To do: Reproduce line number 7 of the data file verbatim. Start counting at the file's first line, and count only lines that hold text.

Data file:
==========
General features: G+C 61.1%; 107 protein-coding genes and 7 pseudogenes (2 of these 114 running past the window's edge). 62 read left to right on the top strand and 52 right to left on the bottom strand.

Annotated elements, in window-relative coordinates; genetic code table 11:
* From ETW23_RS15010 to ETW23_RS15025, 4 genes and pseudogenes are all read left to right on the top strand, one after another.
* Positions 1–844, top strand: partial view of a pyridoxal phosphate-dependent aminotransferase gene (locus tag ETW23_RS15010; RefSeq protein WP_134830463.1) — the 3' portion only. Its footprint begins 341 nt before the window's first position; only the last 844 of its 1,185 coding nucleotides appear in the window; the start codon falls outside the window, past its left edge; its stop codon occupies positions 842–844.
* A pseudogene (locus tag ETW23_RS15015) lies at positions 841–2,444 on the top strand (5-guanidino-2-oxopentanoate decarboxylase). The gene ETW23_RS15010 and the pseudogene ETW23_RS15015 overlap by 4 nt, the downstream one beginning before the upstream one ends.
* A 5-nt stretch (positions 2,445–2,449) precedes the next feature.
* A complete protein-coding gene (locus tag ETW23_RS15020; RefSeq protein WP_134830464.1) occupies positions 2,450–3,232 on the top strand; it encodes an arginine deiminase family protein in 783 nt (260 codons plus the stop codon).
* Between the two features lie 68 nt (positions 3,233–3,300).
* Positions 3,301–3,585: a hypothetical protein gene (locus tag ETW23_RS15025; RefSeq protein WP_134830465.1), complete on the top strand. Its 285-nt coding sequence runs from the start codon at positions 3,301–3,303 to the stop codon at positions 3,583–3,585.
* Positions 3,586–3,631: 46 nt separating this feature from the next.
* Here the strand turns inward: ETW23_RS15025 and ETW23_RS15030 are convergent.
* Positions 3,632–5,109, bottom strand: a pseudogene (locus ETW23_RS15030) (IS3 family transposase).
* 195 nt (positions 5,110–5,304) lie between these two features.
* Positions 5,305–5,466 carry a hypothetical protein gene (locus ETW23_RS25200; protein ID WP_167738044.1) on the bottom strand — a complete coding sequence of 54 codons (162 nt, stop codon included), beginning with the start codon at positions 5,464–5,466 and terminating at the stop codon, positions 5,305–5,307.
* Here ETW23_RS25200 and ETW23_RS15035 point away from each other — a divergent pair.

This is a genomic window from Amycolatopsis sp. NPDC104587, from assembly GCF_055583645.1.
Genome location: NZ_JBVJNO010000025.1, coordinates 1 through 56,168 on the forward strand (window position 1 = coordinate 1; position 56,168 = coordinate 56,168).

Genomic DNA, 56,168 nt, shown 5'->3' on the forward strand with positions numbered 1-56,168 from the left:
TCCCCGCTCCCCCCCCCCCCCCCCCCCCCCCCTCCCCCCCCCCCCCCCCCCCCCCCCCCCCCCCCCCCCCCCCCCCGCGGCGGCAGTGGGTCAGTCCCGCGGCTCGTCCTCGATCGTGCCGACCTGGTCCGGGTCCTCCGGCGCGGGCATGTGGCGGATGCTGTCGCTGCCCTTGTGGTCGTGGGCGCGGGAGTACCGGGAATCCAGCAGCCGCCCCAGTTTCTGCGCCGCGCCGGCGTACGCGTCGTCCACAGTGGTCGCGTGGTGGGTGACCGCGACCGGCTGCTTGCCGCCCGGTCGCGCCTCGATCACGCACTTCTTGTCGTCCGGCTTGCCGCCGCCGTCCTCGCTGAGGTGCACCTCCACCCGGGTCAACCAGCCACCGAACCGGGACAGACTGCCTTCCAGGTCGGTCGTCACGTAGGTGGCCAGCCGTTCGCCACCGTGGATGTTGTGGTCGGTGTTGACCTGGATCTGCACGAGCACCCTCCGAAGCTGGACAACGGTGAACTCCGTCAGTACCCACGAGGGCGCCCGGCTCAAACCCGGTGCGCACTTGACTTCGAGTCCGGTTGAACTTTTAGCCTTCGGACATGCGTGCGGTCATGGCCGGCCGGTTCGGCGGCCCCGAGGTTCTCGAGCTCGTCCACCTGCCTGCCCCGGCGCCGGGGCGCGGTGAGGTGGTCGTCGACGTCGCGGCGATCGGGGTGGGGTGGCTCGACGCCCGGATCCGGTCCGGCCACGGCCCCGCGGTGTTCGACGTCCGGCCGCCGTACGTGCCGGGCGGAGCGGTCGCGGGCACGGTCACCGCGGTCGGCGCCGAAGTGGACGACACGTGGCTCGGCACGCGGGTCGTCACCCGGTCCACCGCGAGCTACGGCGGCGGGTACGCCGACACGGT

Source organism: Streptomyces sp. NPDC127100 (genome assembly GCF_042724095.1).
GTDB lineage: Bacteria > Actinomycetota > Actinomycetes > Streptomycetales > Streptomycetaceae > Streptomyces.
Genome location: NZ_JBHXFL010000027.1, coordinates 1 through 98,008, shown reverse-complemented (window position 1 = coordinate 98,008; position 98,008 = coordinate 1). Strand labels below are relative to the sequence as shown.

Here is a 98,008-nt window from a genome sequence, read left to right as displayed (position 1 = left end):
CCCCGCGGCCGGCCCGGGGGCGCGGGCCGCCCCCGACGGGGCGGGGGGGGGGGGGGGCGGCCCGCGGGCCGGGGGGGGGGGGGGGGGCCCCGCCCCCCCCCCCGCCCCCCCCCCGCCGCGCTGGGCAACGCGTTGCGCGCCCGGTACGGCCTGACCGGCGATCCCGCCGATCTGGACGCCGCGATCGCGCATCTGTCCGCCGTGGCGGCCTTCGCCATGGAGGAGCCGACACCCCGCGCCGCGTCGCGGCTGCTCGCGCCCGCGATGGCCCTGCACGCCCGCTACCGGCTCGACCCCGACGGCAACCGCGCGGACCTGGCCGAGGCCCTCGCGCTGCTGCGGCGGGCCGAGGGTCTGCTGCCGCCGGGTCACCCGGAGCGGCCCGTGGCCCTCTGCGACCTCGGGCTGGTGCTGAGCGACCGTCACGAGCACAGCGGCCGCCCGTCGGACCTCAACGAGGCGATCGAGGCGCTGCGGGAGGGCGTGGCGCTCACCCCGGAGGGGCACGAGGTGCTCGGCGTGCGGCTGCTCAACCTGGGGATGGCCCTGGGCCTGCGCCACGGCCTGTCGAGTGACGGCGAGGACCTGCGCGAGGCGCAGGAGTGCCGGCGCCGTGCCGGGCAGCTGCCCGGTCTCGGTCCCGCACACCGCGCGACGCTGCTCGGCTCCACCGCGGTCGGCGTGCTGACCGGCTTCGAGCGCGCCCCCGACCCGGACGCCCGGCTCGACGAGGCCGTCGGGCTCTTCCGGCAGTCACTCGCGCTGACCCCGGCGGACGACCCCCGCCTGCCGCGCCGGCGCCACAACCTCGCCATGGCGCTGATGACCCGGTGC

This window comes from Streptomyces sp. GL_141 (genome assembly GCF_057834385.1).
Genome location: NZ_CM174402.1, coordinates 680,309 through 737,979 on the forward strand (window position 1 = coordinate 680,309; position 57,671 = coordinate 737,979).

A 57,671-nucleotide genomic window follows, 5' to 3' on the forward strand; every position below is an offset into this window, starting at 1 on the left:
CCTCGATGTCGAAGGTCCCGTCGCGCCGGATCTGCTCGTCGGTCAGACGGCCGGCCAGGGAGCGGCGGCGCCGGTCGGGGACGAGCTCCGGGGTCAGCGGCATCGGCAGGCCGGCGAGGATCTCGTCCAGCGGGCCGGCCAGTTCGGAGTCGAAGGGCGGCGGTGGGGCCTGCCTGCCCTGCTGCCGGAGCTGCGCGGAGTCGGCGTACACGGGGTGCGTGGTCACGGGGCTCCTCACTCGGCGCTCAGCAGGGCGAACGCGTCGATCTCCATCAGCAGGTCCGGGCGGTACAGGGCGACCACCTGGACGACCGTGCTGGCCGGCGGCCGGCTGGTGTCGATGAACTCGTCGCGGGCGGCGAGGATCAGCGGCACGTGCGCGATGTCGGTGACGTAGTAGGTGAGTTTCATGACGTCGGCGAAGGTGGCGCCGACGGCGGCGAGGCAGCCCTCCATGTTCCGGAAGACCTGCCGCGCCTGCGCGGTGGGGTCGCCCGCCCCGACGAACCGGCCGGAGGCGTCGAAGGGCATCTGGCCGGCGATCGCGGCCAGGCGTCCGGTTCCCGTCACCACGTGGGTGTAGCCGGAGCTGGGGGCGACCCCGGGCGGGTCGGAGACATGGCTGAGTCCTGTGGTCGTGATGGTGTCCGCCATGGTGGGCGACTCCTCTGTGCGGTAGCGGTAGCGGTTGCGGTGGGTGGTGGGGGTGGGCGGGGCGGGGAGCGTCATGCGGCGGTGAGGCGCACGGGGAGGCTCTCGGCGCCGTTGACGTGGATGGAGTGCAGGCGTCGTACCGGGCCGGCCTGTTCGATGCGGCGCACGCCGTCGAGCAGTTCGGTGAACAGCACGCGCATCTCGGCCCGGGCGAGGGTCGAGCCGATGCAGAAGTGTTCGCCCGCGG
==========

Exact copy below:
* A complete protein-coding gene (locus tag ETW23_RS15020; RefSeq protein WP_134830464.1) occupies positions 2,450–3,232 on the top strand; it encodes an arginine deiminase family protein in 783 nt (260 codons plus the stop codon).